As for Woods’ corporate sponsors, most have stood by him for now.

“Tiger has been part of Nike for more than a decade,” Nike said in a statement Friday. “He is the best golfer in the world and one of the greatest athletes of his era. We look forward to his return to golf. He and his family have Nike’s full support.”

Meanwhile, Accenture no longer has an image of Woods on the home page of its Web site. Earlier this week, Woods was among three rotating pictures on the home page.

AT&T said it supported Woods’ decision.

“We are presently evaluating our ongoing relationship with him,” the company said in a statement. Not only does Woods carry the AT&T logo on his golf bag, the company is the title sponsor of his PGA Tour event over the July 4th weekend.

Steinberg said it would be “premature and inappropriate” to talk about whether the sponsors will end their relationships.

“Suffice it to say, we have had thoughtful conversations and his sponsors have been open to a solution-oriented dialogue,” Steinberg said. “Of course, each sponsor has unique considerations and ultimately the decisions they make we would fully understand and accept.”

Earlier this year, Woods became the world’s first athlete to surpass $1 billion in career earnings, according to Forbes magazine. His sponsors also include Gillette, Gatorade and TAG Heuer.

Woods last played a tournament Nov. 15 when he won the Australian Masters for his 82nd victory around the world.

Stricker, who went undefeated as Woods’ partner at the Presidents Cup, said his leave was the right decision.

“It’s great that he’s going to put his family first and work things out,” Stricker said. “Golf will always be there. He wants to make sure his marriage is right and everything is good on the homefront. We’ll sure miss him on tour until he gets things taken care of.”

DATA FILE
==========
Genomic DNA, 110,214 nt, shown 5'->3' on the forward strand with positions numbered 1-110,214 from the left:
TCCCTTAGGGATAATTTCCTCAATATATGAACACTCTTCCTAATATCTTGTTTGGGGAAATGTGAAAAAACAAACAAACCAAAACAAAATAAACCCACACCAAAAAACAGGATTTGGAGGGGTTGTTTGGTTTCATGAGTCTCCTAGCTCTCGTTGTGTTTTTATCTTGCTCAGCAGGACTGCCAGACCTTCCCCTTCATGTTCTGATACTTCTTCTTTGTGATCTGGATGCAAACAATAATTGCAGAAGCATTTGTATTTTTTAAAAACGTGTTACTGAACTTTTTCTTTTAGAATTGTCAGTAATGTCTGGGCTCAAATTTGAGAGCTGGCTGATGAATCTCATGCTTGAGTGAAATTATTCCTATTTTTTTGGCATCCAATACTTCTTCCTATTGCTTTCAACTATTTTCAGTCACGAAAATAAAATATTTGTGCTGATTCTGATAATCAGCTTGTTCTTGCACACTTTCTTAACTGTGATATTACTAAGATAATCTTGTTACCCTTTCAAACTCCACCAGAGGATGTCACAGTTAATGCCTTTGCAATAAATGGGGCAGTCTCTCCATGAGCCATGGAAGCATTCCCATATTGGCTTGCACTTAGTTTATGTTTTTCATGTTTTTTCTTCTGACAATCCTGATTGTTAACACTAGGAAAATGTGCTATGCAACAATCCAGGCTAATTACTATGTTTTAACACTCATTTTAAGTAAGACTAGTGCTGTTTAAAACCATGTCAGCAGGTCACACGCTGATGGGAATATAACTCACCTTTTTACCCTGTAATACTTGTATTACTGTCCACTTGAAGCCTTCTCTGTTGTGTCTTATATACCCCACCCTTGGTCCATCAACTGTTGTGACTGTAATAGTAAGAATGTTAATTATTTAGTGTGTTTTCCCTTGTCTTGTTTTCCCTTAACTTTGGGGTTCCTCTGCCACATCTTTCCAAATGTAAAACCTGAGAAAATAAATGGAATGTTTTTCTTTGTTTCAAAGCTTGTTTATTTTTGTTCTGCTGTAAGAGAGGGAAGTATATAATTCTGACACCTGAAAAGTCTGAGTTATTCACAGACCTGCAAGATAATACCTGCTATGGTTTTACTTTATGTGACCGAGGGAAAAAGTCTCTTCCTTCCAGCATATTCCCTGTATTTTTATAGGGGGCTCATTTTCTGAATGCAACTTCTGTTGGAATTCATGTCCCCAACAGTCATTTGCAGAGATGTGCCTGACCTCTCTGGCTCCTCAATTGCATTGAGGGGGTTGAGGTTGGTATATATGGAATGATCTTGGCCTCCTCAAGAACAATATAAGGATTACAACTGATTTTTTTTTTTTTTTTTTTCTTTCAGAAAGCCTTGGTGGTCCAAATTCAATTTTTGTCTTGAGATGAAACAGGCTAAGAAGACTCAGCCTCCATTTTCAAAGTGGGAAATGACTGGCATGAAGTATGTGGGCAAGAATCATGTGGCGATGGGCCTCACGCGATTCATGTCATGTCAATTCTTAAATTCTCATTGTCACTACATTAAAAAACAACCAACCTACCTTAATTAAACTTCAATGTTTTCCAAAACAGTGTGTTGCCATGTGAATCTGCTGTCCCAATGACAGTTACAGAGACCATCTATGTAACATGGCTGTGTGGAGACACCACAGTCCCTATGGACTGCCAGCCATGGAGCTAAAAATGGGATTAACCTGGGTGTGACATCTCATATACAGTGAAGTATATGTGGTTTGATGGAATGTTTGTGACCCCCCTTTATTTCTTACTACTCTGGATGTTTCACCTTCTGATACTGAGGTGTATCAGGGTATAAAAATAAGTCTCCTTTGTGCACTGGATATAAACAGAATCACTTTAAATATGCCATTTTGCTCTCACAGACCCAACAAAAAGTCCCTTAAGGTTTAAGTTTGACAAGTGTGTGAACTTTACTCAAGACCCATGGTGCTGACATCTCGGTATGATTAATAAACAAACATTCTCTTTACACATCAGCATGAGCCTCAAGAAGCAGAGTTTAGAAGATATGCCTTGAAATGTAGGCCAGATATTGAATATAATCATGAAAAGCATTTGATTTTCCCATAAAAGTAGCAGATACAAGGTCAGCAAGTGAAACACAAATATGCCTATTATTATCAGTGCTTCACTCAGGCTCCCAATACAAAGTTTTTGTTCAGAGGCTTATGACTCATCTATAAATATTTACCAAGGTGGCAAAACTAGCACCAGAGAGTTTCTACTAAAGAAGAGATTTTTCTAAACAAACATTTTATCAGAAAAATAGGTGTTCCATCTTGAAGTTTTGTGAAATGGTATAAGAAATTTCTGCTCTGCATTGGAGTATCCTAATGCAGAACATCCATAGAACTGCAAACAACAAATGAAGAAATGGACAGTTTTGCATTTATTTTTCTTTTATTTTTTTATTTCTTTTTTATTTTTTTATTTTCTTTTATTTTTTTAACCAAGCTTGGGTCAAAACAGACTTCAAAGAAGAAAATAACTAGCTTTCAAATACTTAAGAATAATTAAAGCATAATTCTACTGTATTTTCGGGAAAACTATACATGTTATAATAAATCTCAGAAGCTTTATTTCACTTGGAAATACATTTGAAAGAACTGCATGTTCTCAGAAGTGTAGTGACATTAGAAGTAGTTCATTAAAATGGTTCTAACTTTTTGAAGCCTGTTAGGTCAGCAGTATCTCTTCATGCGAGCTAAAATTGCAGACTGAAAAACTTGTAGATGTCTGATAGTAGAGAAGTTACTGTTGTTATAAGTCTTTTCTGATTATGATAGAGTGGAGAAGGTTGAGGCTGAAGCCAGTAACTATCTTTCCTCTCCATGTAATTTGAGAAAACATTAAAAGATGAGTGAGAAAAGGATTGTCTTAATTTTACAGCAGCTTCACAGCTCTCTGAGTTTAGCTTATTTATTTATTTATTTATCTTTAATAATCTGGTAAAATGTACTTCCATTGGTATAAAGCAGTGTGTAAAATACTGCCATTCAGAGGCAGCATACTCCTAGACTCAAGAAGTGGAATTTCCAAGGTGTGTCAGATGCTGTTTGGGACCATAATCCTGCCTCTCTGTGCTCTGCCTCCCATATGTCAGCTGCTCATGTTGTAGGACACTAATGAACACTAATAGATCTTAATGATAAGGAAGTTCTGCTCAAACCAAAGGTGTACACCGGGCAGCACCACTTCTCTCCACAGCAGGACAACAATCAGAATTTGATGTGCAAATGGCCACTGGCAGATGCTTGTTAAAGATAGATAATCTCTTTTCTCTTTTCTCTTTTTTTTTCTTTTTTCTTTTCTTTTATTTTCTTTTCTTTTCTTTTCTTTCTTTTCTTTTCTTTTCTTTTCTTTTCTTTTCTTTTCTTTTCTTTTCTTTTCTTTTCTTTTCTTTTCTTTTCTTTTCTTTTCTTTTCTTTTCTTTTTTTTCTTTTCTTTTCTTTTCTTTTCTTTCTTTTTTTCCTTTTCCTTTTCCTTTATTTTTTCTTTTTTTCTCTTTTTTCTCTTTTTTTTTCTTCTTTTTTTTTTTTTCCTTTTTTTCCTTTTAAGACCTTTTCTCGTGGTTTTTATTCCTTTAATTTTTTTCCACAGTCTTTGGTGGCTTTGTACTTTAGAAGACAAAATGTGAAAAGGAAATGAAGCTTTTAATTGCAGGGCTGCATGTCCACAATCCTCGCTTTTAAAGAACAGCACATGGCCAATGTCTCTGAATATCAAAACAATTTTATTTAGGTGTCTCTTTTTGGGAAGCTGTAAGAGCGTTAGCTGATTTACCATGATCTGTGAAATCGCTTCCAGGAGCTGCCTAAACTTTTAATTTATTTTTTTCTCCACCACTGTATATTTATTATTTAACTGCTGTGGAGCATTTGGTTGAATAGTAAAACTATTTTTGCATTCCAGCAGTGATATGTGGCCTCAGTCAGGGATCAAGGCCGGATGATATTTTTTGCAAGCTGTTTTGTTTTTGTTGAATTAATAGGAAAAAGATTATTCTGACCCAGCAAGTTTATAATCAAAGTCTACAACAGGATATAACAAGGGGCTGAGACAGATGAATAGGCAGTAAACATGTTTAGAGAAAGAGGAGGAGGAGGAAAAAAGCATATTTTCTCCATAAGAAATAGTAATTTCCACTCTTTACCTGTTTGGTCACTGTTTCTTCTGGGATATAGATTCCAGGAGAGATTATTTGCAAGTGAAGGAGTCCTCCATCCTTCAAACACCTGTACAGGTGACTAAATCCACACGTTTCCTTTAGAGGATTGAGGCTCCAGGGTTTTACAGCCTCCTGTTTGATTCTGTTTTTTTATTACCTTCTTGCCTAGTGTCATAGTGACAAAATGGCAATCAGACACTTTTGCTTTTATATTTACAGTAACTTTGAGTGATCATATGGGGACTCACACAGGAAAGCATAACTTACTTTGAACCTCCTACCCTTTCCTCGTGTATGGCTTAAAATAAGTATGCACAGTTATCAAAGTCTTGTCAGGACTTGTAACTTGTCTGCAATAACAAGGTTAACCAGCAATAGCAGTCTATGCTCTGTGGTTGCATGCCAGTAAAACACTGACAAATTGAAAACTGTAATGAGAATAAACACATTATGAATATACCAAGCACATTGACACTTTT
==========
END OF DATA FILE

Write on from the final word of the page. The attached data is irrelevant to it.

Woods also indicated he would step away from the work of the Tiger Woods Foundation, which has served some 10 million children.

“There are millions of young people who have truly changed their lives through the foundation’s programs, and millions more still counting on us for help,” Woods said in a separate statement through his foundation. “I am committed to them and to the foundation’s excellent work, and I know my staff will continue these efforts during my absence.”

Associated Press Writer Dennis Passa in Coolum, Australia, contributed to this report.

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Angela hits Sergio in stride on field at Superdome

By Grill Room TeamDecember 18, 2017, 3:22 pm

Sergio and Angela Garcia's super 2017 keeps getting more ... Super ... Dome. (+1 awful blog lede.)

The couple started the year with Sergio's win at the Masters, then embarked on a whirlwind green jacket media tour, then kicked off El Clasico, then attended Wimbledon, then got married, then announced they were expecting their first child ...


2017 Newsmaker of the Year: No. 5, Sergio Garcia


And now, they're throwing each other passes on the New Orleans Saints' home turf at the Superdome.

Man, it must be so cool do that at the Silverdome. ... ... ... I'm sorry, it is the Superdome, brothers.

Newsmaker of the Year: No. 1, Justin Thomas

By Golf Channel DigitalDecember 18, 2017, 1:00 pm

He won a major, captured the FedExCup and was named the PGA Tour’s Player of the Year. It should come as no surprise that Justin Thomas holds the top spot on our Newsmakers list for 2017.

Thomas entered the year ranked outside the top 20, and few might have pegged him for a transcendent campaign. But he kicked off January with a win in Hawaii, added another before leaving the Aloha State and never looked back.

Thomas’ seminal moment came in August when he captured the PGA Championship at Quail Hollow for his breakthrough major title. One month after greeting Jordan Spieth behind the final green at Royal Birkdale, this time it was Thomas’ turn to have friends stick around to snap pictures with the trophy that signaled his arrival among golf’s upper echelon.


Full list of 2017 Newsmakers of the Year